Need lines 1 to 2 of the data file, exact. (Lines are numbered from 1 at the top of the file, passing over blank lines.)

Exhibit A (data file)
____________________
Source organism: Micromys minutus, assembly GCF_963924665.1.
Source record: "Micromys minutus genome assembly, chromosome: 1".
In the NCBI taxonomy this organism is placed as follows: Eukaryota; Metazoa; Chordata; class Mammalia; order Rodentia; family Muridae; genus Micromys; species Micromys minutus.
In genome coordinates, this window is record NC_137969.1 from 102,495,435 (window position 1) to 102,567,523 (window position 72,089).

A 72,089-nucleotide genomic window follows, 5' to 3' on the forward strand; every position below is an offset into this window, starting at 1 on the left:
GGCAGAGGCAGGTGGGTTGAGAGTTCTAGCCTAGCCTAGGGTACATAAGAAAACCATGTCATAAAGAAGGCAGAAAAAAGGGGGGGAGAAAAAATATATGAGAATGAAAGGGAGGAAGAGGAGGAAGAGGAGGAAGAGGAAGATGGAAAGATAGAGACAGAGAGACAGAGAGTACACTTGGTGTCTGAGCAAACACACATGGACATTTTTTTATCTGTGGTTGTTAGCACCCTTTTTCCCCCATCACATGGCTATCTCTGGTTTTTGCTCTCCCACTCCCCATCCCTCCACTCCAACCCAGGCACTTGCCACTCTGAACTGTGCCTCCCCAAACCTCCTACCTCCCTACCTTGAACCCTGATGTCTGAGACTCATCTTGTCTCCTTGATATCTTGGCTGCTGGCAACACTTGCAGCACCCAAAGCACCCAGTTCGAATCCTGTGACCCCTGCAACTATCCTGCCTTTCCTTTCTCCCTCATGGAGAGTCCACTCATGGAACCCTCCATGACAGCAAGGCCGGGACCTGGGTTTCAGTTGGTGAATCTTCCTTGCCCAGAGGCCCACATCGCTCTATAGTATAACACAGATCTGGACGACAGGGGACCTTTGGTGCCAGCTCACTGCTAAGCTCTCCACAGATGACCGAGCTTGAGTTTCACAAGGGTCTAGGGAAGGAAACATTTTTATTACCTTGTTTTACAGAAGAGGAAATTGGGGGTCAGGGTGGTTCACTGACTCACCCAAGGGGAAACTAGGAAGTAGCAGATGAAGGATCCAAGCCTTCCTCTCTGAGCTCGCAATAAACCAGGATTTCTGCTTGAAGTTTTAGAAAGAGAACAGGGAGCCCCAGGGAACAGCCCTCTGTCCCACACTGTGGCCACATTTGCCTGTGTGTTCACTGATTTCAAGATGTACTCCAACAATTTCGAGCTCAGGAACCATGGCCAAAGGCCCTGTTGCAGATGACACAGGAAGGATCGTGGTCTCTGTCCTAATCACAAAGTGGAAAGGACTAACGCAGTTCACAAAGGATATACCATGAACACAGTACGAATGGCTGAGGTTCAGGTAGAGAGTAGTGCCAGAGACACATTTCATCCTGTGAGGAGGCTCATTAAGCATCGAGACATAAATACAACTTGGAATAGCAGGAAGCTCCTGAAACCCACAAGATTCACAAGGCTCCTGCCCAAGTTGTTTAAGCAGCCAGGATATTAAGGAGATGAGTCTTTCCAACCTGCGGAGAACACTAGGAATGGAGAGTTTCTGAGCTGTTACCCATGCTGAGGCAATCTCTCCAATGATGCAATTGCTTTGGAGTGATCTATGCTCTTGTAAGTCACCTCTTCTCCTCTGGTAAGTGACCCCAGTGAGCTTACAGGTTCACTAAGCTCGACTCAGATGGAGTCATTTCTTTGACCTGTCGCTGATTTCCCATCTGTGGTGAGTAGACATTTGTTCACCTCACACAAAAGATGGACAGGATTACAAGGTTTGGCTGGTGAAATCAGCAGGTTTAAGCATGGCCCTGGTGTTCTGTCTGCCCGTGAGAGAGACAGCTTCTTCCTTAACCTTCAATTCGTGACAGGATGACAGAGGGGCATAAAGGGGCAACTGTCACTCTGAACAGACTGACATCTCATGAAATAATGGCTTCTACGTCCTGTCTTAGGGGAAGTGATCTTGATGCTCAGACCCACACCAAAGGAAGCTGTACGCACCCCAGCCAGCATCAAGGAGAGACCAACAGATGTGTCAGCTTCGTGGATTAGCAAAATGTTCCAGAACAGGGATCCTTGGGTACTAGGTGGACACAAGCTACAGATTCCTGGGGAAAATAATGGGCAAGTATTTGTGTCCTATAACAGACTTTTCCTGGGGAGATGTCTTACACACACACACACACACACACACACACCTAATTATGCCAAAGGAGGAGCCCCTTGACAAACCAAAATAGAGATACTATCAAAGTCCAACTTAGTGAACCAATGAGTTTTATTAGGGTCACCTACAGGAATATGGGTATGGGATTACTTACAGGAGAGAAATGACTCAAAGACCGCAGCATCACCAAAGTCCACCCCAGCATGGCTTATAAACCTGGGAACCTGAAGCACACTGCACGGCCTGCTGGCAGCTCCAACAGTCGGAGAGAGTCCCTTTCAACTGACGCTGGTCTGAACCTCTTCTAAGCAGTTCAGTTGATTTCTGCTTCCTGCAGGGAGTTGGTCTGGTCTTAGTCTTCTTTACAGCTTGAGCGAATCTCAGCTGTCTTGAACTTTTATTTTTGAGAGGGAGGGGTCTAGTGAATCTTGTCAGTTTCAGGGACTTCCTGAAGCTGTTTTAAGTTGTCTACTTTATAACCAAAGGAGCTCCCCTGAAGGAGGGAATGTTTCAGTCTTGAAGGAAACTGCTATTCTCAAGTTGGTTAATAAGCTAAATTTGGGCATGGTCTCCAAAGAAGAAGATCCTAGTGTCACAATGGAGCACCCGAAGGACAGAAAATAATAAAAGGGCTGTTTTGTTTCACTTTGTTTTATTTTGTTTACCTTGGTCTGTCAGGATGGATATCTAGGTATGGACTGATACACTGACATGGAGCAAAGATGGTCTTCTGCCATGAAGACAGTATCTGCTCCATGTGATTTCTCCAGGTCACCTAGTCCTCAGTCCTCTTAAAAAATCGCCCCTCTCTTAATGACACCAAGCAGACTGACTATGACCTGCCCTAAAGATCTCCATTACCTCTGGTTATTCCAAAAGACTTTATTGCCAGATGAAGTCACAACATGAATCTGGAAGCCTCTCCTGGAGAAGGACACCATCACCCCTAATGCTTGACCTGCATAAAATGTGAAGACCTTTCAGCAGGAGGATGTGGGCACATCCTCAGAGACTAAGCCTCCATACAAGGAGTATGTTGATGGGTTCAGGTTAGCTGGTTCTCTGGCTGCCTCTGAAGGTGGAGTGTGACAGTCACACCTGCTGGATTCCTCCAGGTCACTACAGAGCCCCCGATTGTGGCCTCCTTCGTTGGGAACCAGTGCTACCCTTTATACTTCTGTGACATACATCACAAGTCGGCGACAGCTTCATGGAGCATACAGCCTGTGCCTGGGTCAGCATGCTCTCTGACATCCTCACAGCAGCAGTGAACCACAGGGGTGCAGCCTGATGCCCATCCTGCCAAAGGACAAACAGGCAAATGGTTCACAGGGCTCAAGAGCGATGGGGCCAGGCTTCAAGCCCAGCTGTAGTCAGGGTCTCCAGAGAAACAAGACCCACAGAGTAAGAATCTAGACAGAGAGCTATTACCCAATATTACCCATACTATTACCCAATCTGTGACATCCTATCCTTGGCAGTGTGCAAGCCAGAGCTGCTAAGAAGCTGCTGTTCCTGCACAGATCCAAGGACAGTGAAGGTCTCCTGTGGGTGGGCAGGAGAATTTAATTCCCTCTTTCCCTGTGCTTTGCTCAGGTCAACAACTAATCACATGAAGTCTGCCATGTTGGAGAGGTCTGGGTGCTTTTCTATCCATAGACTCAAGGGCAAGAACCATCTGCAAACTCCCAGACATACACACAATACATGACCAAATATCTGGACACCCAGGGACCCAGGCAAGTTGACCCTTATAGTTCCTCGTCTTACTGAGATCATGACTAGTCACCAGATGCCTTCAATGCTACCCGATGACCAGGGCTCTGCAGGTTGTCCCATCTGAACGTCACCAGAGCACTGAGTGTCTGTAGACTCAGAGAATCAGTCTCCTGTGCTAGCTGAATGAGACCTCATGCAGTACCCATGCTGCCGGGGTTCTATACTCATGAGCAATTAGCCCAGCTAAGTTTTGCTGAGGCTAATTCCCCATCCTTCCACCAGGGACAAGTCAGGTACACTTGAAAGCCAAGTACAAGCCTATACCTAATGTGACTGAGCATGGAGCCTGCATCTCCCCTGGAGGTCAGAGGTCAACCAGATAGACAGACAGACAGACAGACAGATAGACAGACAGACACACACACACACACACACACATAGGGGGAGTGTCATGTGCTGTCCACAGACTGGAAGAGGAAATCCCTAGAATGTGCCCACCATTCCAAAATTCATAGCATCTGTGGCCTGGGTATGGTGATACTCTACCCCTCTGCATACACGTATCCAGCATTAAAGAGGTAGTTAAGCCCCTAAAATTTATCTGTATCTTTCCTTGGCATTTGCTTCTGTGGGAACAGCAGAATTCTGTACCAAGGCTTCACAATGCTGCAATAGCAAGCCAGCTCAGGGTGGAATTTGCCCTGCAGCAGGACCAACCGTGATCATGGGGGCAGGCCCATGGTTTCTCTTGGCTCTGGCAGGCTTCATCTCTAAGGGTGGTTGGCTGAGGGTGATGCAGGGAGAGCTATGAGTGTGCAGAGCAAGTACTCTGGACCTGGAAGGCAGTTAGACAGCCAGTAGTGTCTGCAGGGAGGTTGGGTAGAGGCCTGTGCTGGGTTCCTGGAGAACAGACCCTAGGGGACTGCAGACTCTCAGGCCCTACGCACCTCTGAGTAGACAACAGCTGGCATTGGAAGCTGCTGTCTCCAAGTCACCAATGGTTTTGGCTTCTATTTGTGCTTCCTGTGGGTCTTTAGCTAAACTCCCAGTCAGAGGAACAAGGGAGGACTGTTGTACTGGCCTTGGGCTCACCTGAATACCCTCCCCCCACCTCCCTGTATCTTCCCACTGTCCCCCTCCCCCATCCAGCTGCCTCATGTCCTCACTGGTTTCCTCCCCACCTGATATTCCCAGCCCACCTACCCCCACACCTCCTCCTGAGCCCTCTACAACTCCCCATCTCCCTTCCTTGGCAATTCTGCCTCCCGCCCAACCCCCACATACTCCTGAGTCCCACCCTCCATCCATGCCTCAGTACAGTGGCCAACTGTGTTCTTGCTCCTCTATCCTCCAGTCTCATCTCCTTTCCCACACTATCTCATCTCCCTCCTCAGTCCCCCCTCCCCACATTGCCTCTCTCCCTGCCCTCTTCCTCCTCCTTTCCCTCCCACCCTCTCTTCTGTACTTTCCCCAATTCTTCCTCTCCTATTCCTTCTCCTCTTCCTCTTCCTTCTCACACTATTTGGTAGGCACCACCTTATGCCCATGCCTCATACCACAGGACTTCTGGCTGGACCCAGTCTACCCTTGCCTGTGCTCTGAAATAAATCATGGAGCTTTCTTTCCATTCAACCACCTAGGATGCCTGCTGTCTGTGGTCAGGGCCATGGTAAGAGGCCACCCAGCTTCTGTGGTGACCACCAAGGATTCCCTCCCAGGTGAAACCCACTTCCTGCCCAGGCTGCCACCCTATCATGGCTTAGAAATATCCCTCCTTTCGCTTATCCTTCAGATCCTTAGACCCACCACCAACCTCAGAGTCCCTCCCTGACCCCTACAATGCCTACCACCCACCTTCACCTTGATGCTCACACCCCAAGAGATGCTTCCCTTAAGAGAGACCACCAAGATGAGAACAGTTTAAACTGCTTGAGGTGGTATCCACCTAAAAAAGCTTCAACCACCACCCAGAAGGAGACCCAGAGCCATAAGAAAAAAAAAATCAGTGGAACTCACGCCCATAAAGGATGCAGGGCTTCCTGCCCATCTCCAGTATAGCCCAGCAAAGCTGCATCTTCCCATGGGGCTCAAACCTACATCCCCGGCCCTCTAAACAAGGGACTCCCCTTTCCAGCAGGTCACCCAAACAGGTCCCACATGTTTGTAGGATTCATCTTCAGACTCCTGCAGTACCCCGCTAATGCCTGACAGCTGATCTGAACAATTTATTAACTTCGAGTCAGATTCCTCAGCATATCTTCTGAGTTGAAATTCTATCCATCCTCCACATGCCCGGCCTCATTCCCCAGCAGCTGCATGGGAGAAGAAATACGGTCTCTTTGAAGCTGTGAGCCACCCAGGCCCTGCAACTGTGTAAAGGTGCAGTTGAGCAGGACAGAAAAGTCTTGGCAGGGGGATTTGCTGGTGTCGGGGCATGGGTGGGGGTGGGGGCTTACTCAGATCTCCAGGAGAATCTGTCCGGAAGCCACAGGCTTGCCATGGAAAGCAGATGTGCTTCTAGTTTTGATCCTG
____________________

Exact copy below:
Source organism: Micromys minutus, assembly GCF_963924665.1.
Source record: "Micromys minutus genome assembly, chromosome: 1".